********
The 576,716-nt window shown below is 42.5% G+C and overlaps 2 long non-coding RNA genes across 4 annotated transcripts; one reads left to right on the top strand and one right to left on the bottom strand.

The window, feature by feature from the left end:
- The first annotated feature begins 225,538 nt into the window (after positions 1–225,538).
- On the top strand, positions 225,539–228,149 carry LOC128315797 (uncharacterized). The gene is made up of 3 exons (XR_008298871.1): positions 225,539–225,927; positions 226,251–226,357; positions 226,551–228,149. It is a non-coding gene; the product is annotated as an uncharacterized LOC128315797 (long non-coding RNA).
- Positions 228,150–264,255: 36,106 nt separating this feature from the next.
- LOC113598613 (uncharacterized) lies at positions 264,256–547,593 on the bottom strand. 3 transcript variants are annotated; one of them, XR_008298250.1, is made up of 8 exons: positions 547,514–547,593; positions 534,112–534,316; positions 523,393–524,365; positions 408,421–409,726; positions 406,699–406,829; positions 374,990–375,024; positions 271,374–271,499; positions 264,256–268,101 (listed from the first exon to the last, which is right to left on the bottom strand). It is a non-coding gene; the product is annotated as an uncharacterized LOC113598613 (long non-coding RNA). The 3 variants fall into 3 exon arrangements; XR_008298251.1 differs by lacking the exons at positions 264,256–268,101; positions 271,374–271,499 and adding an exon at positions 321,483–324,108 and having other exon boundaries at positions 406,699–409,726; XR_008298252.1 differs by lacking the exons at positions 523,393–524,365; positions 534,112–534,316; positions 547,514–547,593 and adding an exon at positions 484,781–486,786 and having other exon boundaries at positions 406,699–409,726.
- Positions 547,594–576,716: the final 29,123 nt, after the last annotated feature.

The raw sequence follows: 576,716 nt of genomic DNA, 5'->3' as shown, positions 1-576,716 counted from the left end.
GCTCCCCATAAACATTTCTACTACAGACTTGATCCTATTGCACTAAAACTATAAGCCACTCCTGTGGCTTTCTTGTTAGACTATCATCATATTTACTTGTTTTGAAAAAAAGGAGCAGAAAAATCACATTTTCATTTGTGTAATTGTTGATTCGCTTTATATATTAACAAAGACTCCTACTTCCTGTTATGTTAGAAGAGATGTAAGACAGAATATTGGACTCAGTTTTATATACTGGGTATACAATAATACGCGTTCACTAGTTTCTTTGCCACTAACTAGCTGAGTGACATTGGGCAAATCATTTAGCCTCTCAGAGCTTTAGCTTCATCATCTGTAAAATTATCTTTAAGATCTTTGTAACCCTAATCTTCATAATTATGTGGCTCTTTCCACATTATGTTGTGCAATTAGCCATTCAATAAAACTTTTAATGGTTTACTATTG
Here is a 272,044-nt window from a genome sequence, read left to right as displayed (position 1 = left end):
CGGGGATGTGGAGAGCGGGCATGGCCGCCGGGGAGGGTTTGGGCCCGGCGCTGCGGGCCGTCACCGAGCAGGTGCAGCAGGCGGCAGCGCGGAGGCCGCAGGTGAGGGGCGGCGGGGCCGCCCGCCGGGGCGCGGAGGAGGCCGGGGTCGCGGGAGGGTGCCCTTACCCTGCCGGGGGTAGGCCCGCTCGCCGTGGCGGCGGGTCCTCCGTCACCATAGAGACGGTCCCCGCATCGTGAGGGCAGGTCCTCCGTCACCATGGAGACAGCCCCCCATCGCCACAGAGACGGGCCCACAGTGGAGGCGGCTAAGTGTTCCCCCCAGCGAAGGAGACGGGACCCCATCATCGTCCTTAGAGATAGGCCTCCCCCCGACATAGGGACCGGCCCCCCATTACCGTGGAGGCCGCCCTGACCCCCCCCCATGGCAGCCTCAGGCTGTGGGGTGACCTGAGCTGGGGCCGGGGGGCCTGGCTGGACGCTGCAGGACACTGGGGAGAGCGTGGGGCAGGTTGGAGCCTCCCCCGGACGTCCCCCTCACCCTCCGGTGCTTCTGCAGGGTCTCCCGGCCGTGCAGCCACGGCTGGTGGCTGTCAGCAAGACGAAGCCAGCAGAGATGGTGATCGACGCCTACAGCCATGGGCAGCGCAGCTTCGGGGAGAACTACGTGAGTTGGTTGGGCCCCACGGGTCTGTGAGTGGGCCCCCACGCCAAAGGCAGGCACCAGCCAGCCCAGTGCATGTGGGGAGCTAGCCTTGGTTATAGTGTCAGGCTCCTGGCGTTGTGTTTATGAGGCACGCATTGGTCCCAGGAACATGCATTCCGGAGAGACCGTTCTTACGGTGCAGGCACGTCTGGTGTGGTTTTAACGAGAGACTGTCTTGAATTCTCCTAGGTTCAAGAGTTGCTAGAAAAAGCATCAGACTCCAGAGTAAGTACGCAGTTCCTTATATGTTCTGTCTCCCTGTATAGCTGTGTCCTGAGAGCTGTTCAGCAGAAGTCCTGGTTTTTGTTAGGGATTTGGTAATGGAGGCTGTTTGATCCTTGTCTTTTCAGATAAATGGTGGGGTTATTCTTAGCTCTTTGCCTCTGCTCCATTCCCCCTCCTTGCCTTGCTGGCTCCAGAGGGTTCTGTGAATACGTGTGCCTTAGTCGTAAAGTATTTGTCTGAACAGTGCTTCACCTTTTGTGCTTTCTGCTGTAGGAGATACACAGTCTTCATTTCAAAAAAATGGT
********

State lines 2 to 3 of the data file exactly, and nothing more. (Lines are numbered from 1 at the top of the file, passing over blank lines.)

The window, feature by feature from the left end:
- The first annotated feature begins 225,538 nt into the window (after positions 1–225,538).